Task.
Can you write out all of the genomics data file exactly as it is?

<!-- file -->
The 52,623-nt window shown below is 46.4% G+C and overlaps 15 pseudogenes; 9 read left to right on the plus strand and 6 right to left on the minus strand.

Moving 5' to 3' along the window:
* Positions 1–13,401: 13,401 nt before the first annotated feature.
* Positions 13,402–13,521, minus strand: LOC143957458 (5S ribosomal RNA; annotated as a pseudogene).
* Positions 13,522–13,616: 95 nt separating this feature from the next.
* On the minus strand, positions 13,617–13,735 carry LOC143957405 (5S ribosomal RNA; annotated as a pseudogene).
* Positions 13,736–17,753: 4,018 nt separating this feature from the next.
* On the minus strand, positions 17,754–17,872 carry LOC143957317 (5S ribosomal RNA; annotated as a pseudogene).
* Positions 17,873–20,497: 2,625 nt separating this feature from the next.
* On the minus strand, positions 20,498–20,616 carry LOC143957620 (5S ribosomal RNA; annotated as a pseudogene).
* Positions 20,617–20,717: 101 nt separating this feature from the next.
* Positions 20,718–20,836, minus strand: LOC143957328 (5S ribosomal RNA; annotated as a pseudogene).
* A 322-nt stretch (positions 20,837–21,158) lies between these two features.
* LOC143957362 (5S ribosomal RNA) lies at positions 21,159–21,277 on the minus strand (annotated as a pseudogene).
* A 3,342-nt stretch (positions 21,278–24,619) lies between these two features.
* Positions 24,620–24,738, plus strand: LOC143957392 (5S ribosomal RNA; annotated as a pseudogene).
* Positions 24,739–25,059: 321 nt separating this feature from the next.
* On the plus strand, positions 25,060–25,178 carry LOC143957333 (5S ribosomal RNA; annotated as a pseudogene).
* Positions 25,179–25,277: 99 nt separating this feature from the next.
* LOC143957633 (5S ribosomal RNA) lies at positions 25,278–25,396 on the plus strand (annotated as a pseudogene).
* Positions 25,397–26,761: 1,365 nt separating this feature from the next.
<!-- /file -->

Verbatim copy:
The 52,623-nt window shown below is 46.4% G+C and overlaps 15 pseudogenes; 9 read left to right on the plus strand and 6 right to left on the minus strand.

Moving 5' to 3' along the window:
* Positions 1–13,401: 13,401 nt before the first annotated feature.
* Positions 13,402–13,521, minus strand: LOC143957458 (5S ribosomal RNA; annotated as a pseudogene).
* Positions 13,522–13,616: 95 nt separating this feature from the next.
* On the minus strand, positions 13,617–13,735 carry LOC143957405 (5S ribosomal RNA; annotated as a pseudogene).
* Positions 13,736–17,753: 4,018 nt separating this feature from the next.
* On the minus strand, positions 17,754–17,872 carry LOC143957317 (5S ribosomal RNA; annotated as a pseudogene).
* Positions 17,873–20,497: 2,625 nt separating this feature from the next.
* On the minus strand, positions 20,498–20,616 carry LOC143957620 (5S ribosomal RNA; annotated as a pseudogene).
* Positions 20,617–20,717: 101 nt separating this feature from the next.
* Positions 20,718–20,836, minus strand: LOC143957328 (5S ribosomal RNA; annotated as a pseudogene).
* A 322-nt stretch (positions 20,837–21,158) lies between these two features.
* LOC143957362 (5S ribosomal RNA) lies at positions 21,159–21,277 on the minus strand (annotated as a pseudogene).
* A 3,342-nt stretch (positions 21,278–24,619) lies between these two features.
* Positions 24,620–24,738, plus strand: LOC143957392 (5S ribosomal RNA; annotated as a pseudogene).
* Positions 24,739–25,059: 321 nt separating this feature from the next.
* On the plus strand, positions 25,060–25,178 carry LOC143957333 (5S ribosomal RNA; annotated as a pseudogene).
* Positions 25,179–25,277: 99 nt separating this feature from the next.
* LOC143957633 (5S ribosomal RNA) lies at positions 25,278–25,396 on the plus strand (annotated as a pseudogene).
* Positions 25,397–26,761: 1,365 nt separating this feature from the next.